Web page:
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Thread: Is aspherical element in lenses bad?

  1. #1
    Verre Vrai
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    Smile Is aspherical element in lenses bad?

    Read from some sources that mentioned aspherical lens is not as good as true glass lens, what do you guys think? With aspherical element build into the lens, size can be dramatically reduced, but some pro photographer argue that quality is compromised, or it is?

    P.S. Almost all the Digicam in the market uses aspherical lenses.
    Last edited by Verre Vrai; 28th October 2002 at 09:25 PM.

  2. #2

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    Huh? Who said this? Aspherical and glass are not mutually exclusive (i.e, you have aspherical glass elements). And aspherical elements do not dramatically reduce size or anything. Aspherical elements are used to reduce/eliminate spherical aberration and distortion for higher optical quality. Read up here : http://www.canon.com/camera-museum/t...m/f_index.html

  3. #3
    Verre Vrai
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    Originally posted by sriram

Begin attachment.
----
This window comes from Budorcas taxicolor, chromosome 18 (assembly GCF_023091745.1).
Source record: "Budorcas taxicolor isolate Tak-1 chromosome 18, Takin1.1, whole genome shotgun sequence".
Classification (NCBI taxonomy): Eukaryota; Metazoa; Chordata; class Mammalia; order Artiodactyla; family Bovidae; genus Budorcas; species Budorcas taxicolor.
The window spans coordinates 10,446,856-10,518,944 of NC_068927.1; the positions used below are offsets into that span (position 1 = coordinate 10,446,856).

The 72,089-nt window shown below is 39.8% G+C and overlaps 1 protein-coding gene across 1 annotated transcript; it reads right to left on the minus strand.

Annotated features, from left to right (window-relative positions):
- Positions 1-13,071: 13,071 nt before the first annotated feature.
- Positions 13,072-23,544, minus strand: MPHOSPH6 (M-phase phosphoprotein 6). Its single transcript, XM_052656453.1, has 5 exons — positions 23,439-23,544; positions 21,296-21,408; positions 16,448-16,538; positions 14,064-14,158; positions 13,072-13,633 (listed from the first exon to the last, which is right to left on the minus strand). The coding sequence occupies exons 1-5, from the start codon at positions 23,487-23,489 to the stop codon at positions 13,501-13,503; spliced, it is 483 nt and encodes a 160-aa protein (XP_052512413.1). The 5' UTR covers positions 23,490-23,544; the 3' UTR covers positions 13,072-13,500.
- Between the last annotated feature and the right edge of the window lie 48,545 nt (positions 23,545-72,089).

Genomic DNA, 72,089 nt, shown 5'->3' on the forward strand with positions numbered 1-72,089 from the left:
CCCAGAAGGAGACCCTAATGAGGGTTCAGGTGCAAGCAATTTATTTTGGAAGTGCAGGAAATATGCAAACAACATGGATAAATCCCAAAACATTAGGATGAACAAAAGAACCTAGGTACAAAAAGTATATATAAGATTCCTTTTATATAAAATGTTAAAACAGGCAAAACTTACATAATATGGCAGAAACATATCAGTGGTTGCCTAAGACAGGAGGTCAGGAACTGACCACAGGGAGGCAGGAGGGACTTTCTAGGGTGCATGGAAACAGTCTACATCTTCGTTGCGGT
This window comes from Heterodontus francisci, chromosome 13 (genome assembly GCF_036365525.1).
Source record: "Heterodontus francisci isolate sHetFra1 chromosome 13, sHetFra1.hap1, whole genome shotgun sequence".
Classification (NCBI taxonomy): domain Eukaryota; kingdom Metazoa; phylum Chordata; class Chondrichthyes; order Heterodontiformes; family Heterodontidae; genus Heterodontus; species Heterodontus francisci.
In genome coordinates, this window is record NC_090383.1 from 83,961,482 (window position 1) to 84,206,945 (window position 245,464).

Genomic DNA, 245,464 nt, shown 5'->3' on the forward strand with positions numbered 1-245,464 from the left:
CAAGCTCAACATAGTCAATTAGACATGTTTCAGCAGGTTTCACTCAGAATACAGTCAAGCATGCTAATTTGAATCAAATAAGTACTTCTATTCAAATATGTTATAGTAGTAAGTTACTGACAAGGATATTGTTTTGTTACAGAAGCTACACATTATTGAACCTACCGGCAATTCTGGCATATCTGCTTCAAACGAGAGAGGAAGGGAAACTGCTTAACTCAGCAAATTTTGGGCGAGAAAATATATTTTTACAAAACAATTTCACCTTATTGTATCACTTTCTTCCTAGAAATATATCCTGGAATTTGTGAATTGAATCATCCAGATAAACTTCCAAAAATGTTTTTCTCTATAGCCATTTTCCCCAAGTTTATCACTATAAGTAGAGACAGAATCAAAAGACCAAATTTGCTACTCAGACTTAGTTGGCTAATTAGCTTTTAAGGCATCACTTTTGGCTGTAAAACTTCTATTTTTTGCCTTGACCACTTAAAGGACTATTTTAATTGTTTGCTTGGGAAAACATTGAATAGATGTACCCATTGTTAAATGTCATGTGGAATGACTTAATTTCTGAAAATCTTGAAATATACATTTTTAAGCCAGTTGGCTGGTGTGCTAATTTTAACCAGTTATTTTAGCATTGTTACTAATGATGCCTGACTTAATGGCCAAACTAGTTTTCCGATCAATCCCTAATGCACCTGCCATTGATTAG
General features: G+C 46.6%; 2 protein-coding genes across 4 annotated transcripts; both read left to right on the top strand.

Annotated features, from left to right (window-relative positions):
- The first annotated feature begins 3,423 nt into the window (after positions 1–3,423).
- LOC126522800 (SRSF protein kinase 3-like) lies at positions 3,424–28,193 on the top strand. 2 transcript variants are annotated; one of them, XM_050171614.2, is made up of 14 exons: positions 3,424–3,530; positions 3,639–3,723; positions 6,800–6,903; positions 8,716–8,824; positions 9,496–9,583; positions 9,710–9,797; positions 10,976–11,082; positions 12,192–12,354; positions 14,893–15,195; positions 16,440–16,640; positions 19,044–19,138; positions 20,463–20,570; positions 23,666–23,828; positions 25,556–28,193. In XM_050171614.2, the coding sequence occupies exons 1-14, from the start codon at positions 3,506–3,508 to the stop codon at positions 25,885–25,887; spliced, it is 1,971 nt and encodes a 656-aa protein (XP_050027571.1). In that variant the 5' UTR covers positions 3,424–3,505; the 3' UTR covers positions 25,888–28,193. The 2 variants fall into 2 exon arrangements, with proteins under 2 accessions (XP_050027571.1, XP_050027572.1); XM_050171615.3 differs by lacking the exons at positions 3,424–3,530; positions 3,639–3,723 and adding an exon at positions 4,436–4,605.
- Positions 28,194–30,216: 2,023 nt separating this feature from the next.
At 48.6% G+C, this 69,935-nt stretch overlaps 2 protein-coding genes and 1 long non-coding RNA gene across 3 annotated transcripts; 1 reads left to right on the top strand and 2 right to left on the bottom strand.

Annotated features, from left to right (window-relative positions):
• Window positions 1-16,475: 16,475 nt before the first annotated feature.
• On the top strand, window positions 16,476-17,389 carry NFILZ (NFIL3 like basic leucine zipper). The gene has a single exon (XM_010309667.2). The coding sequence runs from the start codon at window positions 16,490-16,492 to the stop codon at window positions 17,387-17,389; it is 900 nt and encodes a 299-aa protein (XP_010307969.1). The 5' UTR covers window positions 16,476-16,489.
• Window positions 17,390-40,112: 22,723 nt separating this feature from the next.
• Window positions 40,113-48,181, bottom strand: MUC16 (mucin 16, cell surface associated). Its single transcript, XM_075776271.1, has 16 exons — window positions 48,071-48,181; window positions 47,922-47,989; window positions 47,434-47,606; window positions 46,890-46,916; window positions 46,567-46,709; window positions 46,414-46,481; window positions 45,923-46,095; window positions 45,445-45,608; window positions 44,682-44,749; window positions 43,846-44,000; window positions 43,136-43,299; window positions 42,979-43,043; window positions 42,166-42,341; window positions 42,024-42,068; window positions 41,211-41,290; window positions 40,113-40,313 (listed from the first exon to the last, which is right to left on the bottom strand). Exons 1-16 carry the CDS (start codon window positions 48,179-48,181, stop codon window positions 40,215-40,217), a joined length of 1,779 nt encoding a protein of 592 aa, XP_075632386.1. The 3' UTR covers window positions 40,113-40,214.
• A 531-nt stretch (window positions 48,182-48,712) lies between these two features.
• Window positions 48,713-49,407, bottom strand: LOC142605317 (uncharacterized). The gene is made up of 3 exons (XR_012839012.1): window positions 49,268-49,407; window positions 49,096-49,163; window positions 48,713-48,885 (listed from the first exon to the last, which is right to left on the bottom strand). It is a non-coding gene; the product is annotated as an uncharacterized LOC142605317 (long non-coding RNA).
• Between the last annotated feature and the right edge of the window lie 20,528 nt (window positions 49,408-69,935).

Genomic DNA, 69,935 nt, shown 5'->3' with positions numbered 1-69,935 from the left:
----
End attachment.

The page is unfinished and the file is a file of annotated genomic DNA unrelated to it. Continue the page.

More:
Huh? Who said this? Aspherical and glass are not mutually exclusive (i.e, you have aspherical glass elements). And aspherical elements do not dramatically reduce size or anything. Aspherical elements are used to reduce/eliminate spherical aberration and distortion for higher optical quality. Read up here : http://www.canon.com/camera-museum/t...m/f_index.html

    The correction of aberration and distortion is normally corrected by ED glass (Extra-low Dispersion glass) lenses, Aspherical element is used to reduce size and weight and does correct spherical aberration but also got other problems. Canon can say what they like, that is manufacturer's saying because they want you to buy their stuffs and cut production cost to maximise profit. Try to read from neutral sites. One of them

    http://www.mir.com.my/rb/photography...aspherical.htm

    Another one from http://www.imx.nl/photosite/leica/rs...tr/r14-50.html

    "The ASPH riddle.